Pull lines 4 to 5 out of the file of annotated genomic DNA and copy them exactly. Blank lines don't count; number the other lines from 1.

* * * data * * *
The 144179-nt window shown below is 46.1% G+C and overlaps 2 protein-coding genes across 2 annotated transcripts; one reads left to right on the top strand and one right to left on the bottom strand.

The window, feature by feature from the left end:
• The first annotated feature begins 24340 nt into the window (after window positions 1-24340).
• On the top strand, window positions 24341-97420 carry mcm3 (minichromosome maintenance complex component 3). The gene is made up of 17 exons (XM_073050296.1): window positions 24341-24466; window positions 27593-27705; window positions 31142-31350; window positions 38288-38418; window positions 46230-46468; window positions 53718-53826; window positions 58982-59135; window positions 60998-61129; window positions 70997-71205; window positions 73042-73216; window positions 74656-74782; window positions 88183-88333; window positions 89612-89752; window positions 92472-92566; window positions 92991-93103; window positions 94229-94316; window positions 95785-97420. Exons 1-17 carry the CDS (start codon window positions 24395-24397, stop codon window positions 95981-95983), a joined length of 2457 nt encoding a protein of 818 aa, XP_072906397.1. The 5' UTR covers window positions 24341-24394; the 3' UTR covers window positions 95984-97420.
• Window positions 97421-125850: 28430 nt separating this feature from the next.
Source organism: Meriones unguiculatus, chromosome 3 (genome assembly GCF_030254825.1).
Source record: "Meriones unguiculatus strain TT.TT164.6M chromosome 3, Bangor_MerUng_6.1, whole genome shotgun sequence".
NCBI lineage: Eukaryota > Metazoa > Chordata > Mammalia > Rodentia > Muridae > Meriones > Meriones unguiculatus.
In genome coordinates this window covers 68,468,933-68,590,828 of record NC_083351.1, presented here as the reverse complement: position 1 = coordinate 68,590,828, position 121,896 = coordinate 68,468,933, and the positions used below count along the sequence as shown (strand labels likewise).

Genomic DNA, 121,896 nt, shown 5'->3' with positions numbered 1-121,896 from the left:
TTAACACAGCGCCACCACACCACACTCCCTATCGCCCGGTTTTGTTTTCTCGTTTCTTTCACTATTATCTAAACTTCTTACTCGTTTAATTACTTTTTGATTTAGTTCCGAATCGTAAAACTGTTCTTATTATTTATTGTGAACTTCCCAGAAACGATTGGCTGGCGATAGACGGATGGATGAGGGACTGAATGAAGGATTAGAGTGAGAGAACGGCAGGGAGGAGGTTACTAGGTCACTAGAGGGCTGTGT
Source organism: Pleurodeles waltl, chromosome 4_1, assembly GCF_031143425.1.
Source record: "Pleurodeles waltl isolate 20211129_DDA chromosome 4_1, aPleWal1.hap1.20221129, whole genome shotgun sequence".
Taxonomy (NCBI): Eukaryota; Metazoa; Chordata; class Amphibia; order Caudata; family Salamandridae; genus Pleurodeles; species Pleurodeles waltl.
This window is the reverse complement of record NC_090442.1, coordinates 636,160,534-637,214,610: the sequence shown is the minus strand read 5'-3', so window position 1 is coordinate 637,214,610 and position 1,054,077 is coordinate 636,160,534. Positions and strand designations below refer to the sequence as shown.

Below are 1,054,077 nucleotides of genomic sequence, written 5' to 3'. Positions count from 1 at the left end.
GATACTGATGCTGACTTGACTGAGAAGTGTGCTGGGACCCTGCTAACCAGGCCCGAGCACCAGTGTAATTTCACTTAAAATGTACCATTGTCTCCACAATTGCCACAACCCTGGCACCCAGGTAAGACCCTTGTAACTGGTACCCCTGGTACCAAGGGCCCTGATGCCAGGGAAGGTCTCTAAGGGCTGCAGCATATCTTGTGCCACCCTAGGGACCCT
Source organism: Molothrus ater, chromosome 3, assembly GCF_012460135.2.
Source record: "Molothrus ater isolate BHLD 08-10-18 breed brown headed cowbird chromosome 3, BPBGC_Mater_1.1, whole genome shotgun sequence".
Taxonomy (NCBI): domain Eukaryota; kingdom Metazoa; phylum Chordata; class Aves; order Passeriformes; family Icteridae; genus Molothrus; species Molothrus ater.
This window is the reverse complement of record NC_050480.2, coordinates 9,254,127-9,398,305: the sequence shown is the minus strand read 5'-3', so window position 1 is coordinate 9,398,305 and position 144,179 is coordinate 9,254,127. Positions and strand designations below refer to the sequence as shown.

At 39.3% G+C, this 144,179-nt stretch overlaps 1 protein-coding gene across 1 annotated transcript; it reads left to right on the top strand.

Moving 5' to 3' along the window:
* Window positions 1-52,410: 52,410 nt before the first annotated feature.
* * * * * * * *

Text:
• On the top strand, window positions 24341-97420 carry mcm3 (minichromosome maintenance complex component 3). The gene is made up of 17 exons (XM_073050296.1): window positions 24341-24466; window positions 27593-27705; window positions 31142-31350; window positions 38288-38418; window positions 46230-46468; window positions 53718-53826; window positions 58982-59135; window positions 60998-61129; window positions 70997-71205; window positions 73042-73216; window positions 74656-74782; window positions 88183-88333; window positions 89612-89752; window positions 92472-92566; window positions 92991-93103; window positions 94229-94316; window positions 95785-97420. Exons 1-17 carry the CDS (start codon window positions 24395-24397, stop codon window positions 95981-95983), a joined length of 2457 nt encoding a protein of 818 aa, XP_072906397.1. The 5' UTR covers window positions 24341-24394; the 3' UTR covers window positions 95984-97420.
• Window positions 97421-125850: 28430 nt separating this feature from the next.